Value for Money: Knowing Business Rates08/07/19
At Forge Property Consultants, we are often asked to survey and assess buildings for valuation. These can be used for sales or purchases, but also to calculate what business rates need to paid. Business rates are charged on non-domestic properties, such as office premises, shops, pubs, warehouse storage, factories, holiday rentals and guest houses. This also includes buildings where only part of the site is non-domestic – for example a shop or office with living accommodation positioned above, or a residential farmhouse with a farm shop attached.
Putting a price on it
The Valuation Office Agency (VOA) calculates the business rates to be paid and the local council issues bills in February or March for the following tax year. You can contact them if you think the ‘rateable value’ is incorrect or out-of-date. Getting the right current valuation on a property is an important aspect of land management and crucial to business rates. Properties are revalued, usually every five years, and the VOA adjusts the rateable value of business properties, to reflect changes in the market. The most recent set of valuations came into effect in England and Wales on 1 April 2017, based on rateable values from 1 April 2015. Buildings in Scotland and Northern Ireland are valued on a different system.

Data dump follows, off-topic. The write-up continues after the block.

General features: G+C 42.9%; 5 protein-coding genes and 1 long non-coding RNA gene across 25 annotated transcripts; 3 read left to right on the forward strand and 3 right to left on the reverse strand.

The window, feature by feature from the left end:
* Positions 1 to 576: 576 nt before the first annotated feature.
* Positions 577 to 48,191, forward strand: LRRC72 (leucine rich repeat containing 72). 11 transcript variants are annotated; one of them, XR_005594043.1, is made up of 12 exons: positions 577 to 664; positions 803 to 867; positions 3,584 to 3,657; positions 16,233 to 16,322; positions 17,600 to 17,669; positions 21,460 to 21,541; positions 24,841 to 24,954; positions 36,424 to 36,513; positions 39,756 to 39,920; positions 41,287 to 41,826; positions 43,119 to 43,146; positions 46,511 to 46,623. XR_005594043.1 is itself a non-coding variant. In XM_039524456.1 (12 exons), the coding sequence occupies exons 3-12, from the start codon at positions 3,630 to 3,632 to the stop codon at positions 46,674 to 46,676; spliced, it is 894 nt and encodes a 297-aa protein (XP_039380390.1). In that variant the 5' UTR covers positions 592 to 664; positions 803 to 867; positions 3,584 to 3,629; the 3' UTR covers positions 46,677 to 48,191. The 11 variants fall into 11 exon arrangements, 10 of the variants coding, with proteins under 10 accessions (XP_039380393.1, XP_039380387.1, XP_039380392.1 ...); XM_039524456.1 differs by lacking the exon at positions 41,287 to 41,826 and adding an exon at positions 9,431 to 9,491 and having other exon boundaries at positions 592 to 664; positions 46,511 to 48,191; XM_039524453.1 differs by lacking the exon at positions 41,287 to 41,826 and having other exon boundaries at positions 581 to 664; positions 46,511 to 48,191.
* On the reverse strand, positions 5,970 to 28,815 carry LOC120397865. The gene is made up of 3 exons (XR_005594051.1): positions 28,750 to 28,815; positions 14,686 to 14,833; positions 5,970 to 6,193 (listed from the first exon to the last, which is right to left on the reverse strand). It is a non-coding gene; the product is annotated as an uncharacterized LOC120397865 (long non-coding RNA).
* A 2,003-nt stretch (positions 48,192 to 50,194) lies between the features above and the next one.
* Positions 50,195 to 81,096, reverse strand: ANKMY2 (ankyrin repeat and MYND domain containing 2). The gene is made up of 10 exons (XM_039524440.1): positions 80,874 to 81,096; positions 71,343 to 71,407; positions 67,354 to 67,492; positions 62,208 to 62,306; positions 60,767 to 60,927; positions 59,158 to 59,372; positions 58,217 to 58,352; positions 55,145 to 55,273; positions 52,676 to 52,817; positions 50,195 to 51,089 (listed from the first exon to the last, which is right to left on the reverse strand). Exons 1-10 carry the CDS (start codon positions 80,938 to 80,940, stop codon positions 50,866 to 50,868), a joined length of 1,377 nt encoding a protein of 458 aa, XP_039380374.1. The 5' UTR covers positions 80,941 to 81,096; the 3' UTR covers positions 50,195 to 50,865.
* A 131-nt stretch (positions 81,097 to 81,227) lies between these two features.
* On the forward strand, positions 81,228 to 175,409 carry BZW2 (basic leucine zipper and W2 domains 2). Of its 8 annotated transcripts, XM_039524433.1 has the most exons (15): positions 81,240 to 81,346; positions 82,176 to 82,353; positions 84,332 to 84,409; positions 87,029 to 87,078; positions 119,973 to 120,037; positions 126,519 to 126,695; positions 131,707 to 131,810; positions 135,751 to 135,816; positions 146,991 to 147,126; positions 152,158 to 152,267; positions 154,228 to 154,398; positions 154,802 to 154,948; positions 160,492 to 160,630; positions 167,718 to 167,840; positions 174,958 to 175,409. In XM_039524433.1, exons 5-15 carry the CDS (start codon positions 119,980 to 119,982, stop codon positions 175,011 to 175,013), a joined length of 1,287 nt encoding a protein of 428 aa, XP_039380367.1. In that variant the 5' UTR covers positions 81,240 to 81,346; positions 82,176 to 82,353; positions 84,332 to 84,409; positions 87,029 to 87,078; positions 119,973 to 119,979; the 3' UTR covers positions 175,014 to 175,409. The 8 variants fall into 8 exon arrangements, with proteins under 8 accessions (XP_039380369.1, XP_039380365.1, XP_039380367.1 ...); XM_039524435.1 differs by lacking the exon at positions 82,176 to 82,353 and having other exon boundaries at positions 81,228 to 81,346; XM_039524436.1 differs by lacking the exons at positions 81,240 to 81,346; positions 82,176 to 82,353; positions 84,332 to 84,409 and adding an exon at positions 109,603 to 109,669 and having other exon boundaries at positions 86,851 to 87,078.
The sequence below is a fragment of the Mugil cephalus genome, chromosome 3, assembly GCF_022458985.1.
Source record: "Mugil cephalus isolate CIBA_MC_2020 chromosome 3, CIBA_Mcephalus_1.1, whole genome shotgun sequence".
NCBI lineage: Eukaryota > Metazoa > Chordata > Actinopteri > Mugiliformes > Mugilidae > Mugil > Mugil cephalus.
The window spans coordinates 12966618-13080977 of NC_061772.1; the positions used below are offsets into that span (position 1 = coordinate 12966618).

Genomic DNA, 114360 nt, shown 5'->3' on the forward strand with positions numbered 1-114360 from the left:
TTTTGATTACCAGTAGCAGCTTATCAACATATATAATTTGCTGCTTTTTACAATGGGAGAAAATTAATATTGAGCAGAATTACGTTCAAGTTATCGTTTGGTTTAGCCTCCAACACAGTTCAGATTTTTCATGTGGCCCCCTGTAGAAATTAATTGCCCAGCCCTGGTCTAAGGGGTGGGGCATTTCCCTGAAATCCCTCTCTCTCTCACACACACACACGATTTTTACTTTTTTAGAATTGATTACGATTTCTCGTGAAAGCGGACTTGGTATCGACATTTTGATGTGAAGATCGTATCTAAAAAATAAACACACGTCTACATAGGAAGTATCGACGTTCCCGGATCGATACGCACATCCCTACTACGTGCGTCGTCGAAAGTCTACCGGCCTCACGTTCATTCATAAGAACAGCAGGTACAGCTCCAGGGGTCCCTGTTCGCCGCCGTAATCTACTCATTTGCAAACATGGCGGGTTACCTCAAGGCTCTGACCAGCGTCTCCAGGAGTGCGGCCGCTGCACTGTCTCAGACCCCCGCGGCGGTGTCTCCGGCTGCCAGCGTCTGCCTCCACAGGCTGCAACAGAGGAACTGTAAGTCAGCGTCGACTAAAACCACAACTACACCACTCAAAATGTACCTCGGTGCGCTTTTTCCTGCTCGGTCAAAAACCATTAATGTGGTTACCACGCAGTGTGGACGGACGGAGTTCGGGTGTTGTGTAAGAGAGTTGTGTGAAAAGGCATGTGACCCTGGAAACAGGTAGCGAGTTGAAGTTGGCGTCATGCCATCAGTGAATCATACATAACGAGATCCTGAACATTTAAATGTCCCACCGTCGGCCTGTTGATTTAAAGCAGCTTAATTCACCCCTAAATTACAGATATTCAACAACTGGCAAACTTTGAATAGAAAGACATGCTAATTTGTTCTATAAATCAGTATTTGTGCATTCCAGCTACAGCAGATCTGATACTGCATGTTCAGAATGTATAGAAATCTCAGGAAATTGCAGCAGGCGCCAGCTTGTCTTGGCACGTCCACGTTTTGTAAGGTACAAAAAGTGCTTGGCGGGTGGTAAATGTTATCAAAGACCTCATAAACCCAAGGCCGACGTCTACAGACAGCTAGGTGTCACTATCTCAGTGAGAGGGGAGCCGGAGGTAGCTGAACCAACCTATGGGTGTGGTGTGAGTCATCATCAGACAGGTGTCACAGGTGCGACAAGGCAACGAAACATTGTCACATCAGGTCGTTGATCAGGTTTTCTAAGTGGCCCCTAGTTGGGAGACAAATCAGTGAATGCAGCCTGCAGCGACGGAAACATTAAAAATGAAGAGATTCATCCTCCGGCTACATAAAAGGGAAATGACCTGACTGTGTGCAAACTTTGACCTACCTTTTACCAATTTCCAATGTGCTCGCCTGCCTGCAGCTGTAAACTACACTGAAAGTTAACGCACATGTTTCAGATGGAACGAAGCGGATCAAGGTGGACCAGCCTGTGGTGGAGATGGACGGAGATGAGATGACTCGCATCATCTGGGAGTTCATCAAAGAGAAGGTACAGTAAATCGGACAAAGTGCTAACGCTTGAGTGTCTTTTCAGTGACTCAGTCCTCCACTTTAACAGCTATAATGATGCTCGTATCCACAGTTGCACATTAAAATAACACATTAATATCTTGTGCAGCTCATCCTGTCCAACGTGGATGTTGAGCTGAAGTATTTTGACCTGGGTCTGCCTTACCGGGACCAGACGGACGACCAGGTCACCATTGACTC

Who’s exempt from business rates?
Certain properties are exempt from business rates and for the rural population, this includes agricultural land and farm buildings (including fish farms). Exemptions also include buildings used for the training and welfare of disabled people, and religious buildings and places of worship. You also don’t pay business rates on empty properties that have been unoccupied for three months (though the rates will have to be paid after this period), while some premises can apply for extended empty property relief (including listed buildings, industrial premises, charity-owned properties and community amateur sports clubs).
Business rates are calculated on the property’s ‘rateable value’ valuation, but business rates may be reduced if your property is eligible for business rates relief. For example, you could be entitled to rural rate relief, if your business is located in a country area with a population below 3,000 people. Further exemptions from business rates include instances where you are running the only village shop or post office (with a rateable value of up to £8,500) in the area, or the only public house or petrol station (with a rateable value of up to £12,500).
If you think the valuation of your property or premises is incorrect, or would like to find out how much the business rates on a prospective purchase would be, our chartered surveyors at Forge Property Consultants are on hand, to offer advice and guidance on all types of surveys and evaluations.
Charles Lawson, Director